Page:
INDIE favourites James are set to Come Home to the M.E.N. Arena as part of a surprise reunion tour.
The band split up six years ago when frontman Tim Booth used a farewell show in the city to sing Sit Down for what was meant to be the final time.
But the famously energetic singer tells me that the time is now right for a greatest hits tour and a new album.
“If you’d asked me last summer whether James would get back together, I’d have said `Not on your life’,” he says. “I think none of us wanted to look cheesy. A lot of bands go back and re-form and it looks cheesy.
“But in the last number of years, I’ve seen Bruce Springsteen and the E Street Band re-form, and I went to that gig and it was one of the best gigs I’d ever been to in my life.
“And then I went to see the Pixies last year and the gig they did was absolutely fantastic.
“And then I thought, `Well, cool people do it, too’.”
Booth says he has already recorded demos of new material which will appear on a forthcoming James album but that it’s unlikely that much of it will be available in time for the five-date April tour.
And he explains that a James reunion wasn’t originally part of the plans when he started working with old band-mates Larry Gott and bass player Jim Glennie last year.
“Then just a whole load of things happened where different members kept ringing me up and talking about the idea,” he adds.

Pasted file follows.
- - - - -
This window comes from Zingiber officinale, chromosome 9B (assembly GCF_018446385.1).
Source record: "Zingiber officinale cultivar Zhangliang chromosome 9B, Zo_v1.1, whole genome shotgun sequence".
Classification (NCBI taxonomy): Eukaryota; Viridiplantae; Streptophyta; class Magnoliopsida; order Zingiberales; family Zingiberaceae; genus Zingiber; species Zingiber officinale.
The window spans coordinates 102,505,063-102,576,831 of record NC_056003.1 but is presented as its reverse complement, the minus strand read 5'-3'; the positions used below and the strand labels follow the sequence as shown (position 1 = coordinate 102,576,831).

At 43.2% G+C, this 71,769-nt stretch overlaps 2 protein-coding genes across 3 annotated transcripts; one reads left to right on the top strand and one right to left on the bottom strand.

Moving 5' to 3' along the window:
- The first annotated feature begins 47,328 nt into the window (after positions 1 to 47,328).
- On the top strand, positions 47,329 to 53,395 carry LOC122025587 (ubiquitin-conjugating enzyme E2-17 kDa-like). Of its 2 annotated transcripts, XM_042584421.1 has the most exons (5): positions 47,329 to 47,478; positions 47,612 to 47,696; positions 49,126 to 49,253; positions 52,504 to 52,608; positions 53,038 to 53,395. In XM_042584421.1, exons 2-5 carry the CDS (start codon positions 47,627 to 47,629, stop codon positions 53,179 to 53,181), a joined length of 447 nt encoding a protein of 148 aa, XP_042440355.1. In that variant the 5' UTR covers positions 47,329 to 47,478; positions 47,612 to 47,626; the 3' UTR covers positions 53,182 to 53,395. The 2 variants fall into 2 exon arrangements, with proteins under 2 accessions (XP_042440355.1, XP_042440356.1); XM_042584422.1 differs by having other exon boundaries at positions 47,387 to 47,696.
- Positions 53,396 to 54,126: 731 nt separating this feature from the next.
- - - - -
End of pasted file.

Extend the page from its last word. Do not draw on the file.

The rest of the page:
The tour will also provide a golden opportunity for younger fans who never saw James perform.
The band was one of the most consistent chart-topping outfits of the nineties, scoring numerous hits, including a March 1991 number two with Sit Down, and once playing a traffic-stopping gig for 5,000 fans from the roof of a building overlooking Piccadilly Gardens.
James supported The Smiths and were supported by The Stone Roses, Happy Mondays and Radiohead.
Unlike many of their contemporaries, however, James were better known for meditation and vegetarian diets than drugs and drink.
Booth still enjoys discovering all things New Age when he isn’t making music or acting – last year he played Judas in the BBC’s Manchester Passion – and says that he’ll be certain to show off his trademark shamanic dance routine on stage.
A teacher of the mystical Five Rhythms technique of meditation, he adds: “I still do an awful lot of dancing in my life, so I’ll be certain to do it on stage if my Zimmer frame doesn’t get in the way.”